Define Necessity

  Have you read the Bernstein Bear’s Book called “The Greedy Gimmies”? 

Every family should own this book, so it can be pulled out and referenced to our kids.

 America has a BAD, BAD case, of the Greedy Gimmies.


  This selfish need for stuff……for more, more, more.  Overflowing closets, toy baskets and towering garage sale piles prove it.  How about Christmas trees with gifts so stuffed below it, that it threatens to tip over? 

  Couldn’t that money be better spent on someone who struggles DAILY to feed their family?  To someone across the world who doesn’t have the privilege of clean water at their disposal? 

  We are SPOILED ROTTEN and we are blind to it.  Cupboards full of food and clean running water, soft beds and shoes on our feet are a PRIVILEGE and we should be thankful to have our daily needs met so easily.  Somewhere across the world a Mommy longs for food for her children’s growling tummies, or water from a source other than the muddy stream, and you want another knick knack for your shelf? A bigger TV?  A softer mattress?  $170 Ugg boots?

   There are so many GREAT options out there for Gracious Gift Giving:

  Like Samaritans Purse, who sends out a WONDERFUL catalog each year with items like: “Feed A Hungry Baby for A Week – $9” or “Buy a Family A Months Worth of Milk- $18” .  I wrote about it last year:  Check it out here.  

  You can purchase these items and many, many more, in honor of “Aunt Sue” or “Uncle Jim”, and Samaritans Purse sends a lovely card, so they know just what your gift to them did for a family in need.  A gift like that keeps on giving the entire year, long after our Christmas trees are tucked away, our knick-knacks put up on the shelf.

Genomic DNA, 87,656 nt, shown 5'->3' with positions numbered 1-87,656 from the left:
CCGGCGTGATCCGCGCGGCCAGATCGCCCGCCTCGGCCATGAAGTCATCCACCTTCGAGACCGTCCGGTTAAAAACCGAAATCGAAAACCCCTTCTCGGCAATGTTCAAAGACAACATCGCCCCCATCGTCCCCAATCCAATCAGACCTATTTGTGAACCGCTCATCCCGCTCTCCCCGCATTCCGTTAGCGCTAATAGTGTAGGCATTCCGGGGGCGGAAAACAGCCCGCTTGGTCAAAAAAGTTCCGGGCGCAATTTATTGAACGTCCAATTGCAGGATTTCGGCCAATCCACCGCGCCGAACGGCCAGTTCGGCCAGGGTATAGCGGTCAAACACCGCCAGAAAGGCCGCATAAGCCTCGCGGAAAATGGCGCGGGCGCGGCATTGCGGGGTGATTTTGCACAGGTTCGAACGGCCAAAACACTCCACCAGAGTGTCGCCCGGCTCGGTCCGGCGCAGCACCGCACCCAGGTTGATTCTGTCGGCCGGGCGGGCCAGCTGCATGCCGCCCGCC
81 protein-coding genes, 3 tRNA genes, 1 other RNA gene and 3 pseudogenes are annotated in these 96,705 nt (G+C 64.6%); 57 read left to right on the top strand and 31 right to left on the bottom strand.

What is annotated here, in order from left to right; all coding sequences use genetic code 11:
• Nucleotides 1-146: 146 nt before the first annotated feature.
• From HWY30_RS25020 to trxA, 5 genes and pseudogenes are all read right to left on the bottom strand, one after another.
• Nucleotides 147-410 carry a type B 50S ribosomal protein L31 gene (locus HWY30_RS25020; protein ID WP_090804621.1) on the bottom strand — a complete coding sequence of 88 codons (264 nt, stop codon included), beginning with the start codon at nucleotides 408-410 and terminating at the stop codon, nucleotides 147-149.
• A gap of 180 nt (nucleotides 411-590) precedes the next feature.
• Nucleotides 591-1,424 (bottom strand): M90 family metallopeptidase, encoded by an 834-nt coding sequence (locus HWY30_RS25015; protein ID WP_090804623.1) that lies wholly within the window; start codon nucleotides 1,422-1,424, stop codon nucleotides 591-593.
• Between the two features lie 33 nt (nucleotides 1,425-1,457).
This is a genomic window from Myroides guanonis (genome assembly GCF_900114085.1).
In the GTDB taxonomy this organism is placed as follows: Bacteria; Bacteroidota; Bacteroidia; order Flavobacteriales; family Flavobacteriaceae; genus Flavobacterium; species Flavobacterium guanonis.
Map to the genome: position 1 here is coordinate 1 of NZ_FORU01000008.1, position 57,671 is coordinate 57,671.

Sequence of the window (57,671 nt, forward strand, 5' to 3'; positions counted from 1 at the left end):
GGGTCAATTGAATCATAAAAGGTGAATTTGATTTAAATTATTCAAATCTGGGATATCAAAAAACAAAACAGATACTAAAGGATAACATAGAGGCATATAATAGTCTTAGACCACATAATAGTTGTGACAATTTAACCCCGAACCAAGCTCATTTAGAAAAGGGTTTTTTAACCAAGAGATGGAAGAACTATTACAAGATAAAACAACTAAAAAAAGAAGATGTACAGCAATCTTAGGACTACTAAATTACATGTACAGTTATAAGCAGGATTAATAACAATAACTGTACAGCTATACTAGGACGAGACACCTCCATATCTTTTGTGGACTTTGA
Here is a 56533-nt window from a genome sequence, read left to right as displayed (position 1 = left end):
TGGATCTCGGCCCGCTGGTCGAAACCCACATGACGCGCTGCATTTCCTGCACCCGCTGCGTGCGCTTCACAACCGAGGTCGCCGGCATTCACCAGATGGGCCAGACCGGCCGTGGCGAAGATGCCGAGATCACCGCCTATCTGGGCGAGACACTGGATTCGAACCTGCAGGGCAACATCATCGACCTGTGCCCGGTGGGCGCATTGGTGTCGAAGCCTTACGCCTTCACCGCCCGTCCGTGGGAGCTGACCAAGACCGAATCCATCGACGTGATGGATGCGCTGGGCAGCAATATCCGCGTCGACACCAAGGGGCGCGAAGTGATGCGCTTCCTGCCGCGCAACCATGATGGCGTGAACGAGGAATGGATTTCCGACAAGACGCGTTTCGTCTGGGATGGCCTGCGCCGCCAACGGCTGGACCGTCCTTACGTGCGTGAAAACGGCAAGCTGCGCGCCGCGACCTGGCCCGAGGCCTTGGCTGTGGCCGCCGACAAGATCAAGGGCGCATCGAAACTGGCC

How about using Christmas as a Season of Compassion and adopting a child from Compassion International? 

 We are big believers in their ministry, and sponsor 2 children each month from Uganda.  We’ve sponsored Bampata John for 8 years now, and Nahabwe Deborah for 5ish.

Bampata John

scan_pic0002 (2)

Do you know how good it was, for my kids to realize that the Birthday money we sent John, went to buy him a BED?  That the Christmas money we sent, bought his family a COW?  Life changing items to his family who needs so much.


   So what does this post title mean: “Define Necessity”?

  Saying “No” to our kids is a hard thing to ask a parent to do, but since when does purchasing things equal happy kids?


  Now, don’t get mad at me here for coming down on you, I’m totally talking to myself in this post too.  Our toy closet is full!  Even though we don’t buy toys just because we step foot in Walmart, it has still slowly filled up.  We don’t buy 20 gifts for each kid at Christmas; they get 3 from us, just like Jesus received from the 3 wise men.  (This helps limit our spending, as well as their need for MORE.)  Yet, the toy closet is so full it makes me angry every time I step foot in there. 

  I’d rather have 1 toy my children can play with 7 different ways, than 7 different toys that can only be played with one way.


We live in a See It, Want It, Buy It generation. 

  Commercials flash across the screen, designed to grab our children’s attention and create a need in them.  It’s a trick, and I won’t fall for it.  We rarely watch TV, but when we do, you better believe the commercials get muted and kids sent off to brush teeth or something. I won’t have it, it makes me too mad to watch them invade my home with the intent of screaming:

 “BUY MY PRODUCT, you know you WANT too!!!!!!!!! You NEEEEED it.”

  What are we doing to protect our children from this nasty cycle of “Stuff”? 

What are we doing to teach them to SAVE their dollars and work hard for what they want, rather than watching mommy pull out her credit card once again to get them what they “HAVE to have”?

In a time of a low economy, job losses, recession and foreclosures, we need to teach our children to appreciate what they ALREADY have!  To play creatively with toys that don’t whir and spin, sing and move.  What happened to good ol’ fashion fun under a sheet-covered dining room table?  Or basic wooden blocks to create castles and entire towns out of?  What about a trunk of old clothes and shoes, just begging for an afternoon tea party in full costume?